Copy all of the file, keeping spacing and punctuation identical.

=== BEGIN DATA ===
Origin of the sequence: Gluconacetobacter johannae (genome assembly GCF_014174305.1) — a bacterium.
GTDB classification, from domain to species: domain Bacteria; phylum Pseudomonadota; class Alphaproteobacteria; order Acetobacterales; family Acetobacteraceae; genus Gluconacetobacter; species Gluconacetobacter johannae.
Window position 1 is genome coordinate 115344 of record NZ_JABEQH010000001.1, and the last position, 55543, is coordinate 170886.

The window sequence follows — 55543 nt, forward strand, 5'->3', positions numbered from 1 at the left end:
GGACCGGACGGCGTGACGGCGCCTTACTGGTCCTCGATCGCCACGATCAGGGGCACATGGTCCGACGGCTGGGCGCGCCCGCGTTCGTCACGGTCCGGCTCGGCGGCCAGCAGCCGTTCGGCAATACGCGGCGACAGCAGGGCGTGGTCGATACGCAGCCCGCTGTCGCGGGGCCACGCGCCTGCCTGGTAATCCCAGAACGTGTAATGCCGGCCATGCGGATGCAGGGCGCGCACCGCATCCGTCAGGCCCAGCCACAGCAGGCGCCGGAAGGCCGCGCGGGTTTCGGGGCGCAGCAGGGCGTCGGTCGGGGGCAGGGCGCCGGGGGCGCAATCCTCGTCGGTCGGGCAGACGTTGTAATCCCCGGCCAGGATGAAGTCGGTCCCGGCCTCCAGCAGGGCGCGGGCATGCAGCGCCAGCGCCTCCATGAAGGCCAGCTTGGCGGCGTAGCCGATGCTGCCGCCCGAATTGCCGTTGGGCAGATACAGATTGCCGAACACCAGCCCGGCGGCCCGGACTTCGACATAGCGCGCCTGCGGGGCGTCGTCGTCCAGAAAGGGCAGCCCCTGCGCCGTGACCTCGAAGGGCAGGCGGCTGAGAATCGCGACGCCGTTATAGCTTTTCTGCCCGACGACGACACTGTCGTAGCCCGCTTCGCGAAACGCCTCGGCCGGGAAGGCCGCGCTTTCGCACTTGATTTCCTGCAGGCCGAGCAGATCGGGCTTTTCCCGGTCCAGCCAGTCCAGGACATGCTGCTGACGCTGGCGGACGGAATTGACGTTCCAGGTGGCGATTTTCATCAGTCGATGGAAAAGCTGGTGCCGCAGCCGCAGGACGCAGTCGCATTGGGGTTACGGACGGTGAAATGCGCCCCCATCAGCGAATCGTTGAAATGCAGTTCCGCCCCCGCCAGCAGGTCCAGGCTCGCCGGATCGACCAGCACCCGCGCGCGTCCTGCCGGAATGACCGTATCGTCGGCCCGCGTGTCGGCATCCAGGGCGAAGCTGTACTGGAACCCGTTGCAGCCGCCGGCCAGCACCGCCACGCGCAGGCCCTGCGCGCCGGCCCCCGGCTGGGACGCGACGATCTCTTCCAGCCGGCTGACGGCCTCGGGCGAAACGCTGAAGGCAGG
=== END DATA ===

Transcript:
Origin of the sequence: Gluconacetobacter johannae (genome assembly GCF_014174305.1) — a bacterium.
GTDB classification, from domain to species: domain Bacteria; phylum Pseudomonadota; class Alphaproteobacteria; order Acetobacterales; family Acetobacteraceae; genus Gluconacetobacter; species Gluconacetobacter johannae.
Window position 1 is genome coordinate 115344 of record NZ_JABEQH010000001.1, and the last position, 55543, is coordinate 170886.

The window sequence follows — 55543 nt, forward strand, 5'->3', positions numbered from 1 at the left end:
GGACCGGACGGCGTGACGGCGCCTTACTGGTCCTCGATCGCCACGATCAGGGGCACATGGTCCGACGGCTGGGCGCGCCCGCGTTCGTCACGGTCCGGCTCGGCGGCCAGCAGCCGTTCGGCAATACGCGGCGACAGCAGGGCGTGGTCGATACGCAGCCCGCTGTCGCGGGGCCACGCGCCTGCCTGGTAATCCCAGAACGTGTAATGCCGGCCATGCGGATGCAGGGCGCGCACCGCATCCGTCAGGCCCAGCCACAGCAGGCGCCGGAAGGCCGCGCGGGTTTCGGGGCGCAGCAGGGCGTCGGTCGGGGGCAGGGCGCCGGGGGCGCAATCCTCGTCGGTCGGGCAGACGTTGTAATCCCCGGCCAGGATGAAGTCGGTCCCGGCCTCCAGCAGGGCGCGGGCATGCAGCGCCAGCGCCTCCATGAAGGCCAGCTTGGCGGCGTAGCCGATGCTGCCGCCCGAATTGCCGTTGGGCAGATACAGATTGCCGAACACCAGCCCGGCGGCCCGGACTTCGACATAGCGCGCCTGCGGGGCGTCGTCGTCCAGAAAGGGCAGCCCCTGCGCCGTGACCTCGAAGGGCAGGCGGCTGAGAATCGCGACGCCGTTATAGCTTTTCTGCCCGACGACGACACTGTCGTAGCCCGCTTCGCGAAACGCCTCGGCCGGGAAGGCCGCGCTTTCGCACTTGATTTCCTGCAGGCCGAGCAGATCGGGCTTTTCCCGGTCCAGCCAGTCCAGGACATGCTGCTGACGCTGGCGGACGGAATTGACGTTCCAGGTGGCGATTTTCATCAGTCGATGGAAAAGCTGGTGCCGCAGCCGCAGGACGCAGTCGCATTGGGGTTACGGACGGTGAAATGCGCCCCCATCAGCGAATCGTTGAAATGCAGTTCCGCCCCCGCCAGCAGGTCCAGGCTCGCCGGATCGACCAGCACCCGCGCGCGTCCTGCCGGAATGACCGTATCGTCGGCCCGCGTGTCGGCATCCAGGGCGAAGCTGTACTGGAACCCGTTGCAGCCGCCGGCCAGCACCGCCACGCGCAGGCCCTGCGCGCCGGCCCCCGGCTGGGACGCGACGATCTCTTCCAGCCGGCTGACGGCCTCGGGCGAAACGCTGAAGGCAGG